For anyone who loves reading humorous, honest and heartfelt stories about women, the professional obstacles they encounter and the moments that challenge and inspire them, take a look at this just-released book--WATER COOLER DIARIES: Women Across America Share Their Day At Work (http://www.thisdayinthelife.com/).
This new and exciting installment in the THIS DAY series is brought to us by editors Joni B. Cole and B.K. Rakhra, the brilliant minds who compiled (along with Rebecca Joffrey) two wonderful prior collections: THIS DAY: Diaries From American Women (2004) and THIS DAY IN THE LIFE: Diaries From Women Across America (2006). All three of the collections feature true-life entries selected from the journals of approximately 500 women, all of which were written on one "typical" day in their life.
Of course, I'll admit to a bias here: I was a proud participant in the second THIS DAY project (back on June 29, 2004) and have such fond memories of taking notes throughout that day and then, after much deft trimming by the editors, finally getting to read the insights of hundreds of other American women who were journaling on that same day. My contribution to the project was very small and my day not especially exciting, but reading about the intriguing experiences of other women reinforced the many similarities we share despite outward differences in situation. We are, after all, so very much alike, and it's a priceless gift when writers can remind readers of our shared humanity.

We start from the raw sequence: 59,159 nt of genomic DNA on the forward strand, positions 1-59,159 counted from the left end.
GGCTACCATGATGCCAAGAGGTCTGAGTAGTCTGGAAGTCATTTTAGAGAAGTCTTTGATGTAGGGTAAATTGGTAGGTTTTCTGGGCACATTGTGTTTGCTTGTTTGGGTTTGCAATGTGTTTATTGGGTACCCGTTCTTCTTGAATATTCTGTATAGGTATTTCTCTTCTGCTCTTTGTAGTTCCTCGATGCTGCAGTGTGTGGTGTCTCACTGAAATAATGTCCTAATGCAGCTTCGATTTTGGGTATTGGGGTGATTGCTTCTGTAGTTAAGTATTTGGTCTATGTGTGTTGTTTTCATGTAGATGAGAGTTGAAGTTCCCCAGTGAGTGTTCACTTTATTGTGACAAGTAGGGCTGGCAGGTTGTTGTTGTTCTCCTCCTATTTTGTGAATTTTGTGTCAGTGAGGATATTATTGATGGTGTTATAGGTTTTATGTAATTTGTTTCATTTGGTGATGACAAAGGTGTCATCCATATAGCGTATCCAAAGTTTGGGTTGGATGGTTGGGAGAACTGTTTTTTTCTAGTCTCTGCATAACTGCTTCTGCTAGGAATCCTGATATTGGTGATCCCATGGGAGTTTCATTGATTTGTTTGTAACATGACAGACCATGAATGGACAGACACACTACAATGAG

Publishers Weekly called WATER COOLER DIARIES an "entertaining collection" and said that the glimpse into the lives of these women is "both fascinating and eye-opening."
And Booklist explained it all: Take one day—in this case, March 27, 2007—and ask 515 women to chronicle their thoughts and activities. This "day in the life" (third in a series from Cole and Rakhra) features what could be called "average" occupations—including stay-at-home mom, librarian, teacher—as well as the more glamorous work, from fashion designer and Lake Wobegon actor to a boxing promoter and, yes, the World's Sexiest Magician. In all, 35 full-day accounts are included. Skimming through this collection is not a good idea. There are sentences that will make readers stop, laugh, tear up, nod, and otherwise savor common and out-of-the-ordinary experiences. Judging from these excerpts, who could resist uncovering the rest of the story? "She was a poster child for why you don't wear six-inch heels and get drunk at a post-St. Patrick's Day party." Or "I love the satisfaction of the home being our canvas." And "So can a person ever be a failure if they are doing what they love?" Worth rereading.
I couldn't agree more :-).